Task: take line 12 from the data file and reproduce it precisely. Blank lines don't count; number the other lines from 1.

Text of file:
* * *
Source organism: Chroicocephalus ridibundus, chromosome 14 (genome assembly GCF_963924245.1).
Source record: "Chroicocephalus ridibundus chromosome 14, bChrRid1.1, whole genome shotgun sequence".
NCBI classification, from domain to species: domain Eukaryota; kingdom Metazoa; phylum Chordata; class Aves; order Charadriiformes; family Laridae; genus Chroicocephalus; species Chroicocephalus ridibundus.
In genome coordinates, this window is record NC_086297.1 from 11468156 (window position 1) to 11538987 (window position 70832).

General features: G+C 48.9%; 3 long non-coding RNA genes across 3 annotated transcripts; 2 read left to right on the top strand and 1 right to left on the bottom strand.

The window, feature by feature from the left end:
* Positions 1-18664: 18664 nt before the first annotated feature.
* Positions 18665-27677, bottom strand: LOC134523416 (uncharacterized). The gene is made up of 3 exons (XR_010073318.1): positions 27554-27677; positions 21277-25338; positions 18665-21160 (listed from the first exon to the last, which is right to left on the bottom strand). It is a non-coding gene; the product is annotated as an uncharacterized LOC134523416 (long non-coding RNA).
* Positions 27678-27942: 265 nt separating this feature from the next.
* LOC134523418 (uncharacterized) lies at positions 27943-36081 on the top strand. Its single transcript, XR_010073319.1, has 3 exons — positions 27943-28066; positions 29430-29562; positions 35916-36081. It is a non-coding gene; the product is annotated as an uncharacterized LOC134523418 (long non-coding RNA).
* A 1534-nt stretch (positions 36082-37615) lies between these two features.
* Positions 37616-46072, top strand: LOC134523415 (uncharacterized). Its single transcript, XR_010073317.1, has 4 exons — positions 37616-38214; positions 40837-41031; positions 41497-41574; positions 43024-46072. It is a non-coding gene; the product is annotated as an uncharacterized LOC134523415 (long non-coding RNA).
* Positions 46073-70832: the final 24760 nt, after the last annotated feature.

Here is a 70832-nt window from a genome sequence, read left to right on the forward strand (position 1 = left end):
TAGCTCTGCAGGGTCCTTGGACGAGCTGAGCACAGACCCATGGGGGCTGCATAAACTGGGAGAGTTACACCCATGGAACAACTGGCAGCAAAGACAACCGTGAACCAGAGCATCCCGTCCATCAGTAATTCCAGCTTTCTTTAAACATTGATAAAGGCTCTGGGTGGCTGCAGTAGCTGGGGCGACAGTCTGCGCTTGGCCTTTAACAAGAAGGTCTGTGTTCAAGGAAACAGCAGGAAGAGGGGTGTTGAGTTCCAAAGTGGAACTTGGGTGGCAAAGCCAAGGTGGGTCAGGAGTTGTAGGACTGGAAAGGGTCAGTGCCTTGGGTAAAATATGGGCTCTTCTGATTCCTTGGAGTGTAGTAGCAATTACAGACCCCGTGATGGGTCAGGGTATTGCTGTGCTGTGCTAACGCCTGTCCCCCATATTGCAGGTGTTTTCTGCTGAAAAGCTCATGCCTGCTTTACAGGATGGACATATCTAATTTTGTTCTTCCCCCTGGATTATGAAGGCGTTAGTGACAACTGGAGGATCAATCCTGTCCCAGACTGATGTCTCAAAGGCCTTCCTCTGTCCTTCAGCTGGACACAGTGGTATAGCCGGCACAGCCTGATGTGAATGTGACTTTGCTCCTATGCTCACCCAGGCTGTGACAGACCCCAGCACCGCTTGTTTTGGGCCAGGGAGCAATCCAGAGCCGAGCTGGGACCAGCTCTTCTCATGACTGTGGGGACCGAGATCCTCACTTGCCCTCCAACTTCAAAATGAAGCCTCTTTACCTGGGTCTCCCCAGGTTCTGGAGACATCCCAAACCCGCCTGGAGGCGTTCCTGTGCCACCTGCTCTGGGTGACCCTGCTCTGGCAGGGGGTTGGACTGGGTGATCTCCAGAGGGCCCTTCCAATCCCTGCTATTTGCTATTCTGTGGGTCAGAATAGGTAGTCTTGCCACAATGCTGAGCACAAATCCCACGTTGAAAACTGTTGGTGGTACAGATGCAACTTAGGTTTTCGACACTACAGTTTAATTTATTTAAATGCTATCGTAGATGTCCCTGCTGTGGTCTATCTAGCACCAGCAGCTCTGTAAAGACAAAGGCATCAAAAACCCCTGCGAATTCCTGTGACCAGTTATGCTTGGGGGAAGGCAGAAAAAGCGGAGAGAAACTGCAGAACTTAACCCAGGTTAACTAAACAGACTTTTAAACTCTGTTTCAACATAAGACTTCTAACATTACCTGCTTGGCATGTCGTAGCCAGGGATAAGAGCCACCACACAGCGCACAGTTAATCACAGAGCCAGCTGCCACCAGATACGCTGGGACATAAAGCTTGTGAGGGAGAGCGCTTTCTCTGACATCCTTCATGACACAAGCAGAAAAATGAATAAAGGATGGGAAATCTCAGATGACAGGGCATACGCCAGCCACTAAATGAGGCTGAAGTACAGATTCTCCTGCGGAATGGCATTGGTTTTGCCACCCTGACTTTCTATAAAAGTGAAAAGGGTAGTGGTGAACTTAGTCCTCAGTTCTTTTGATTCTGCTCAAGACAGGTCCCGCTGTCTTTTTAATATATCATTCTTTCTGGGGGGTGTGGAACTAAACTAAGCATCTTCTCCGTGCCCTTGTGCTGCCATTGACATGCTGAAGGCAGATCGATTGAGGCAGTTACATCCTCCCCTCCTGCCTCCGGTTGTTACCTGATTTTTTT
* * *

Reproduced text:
* Positions 37616-46072, top strand: LOC134523415 (uncharacterized). Its single transcript, XR_010073317.1, has 4 exons — positions 37616-38214; positions 40837-41031; positions 41497-41574; positions 43024-46072. It is a non-coding gene; the product is annotated as an uncharacterized LOC134523415 (long non-coding RNA).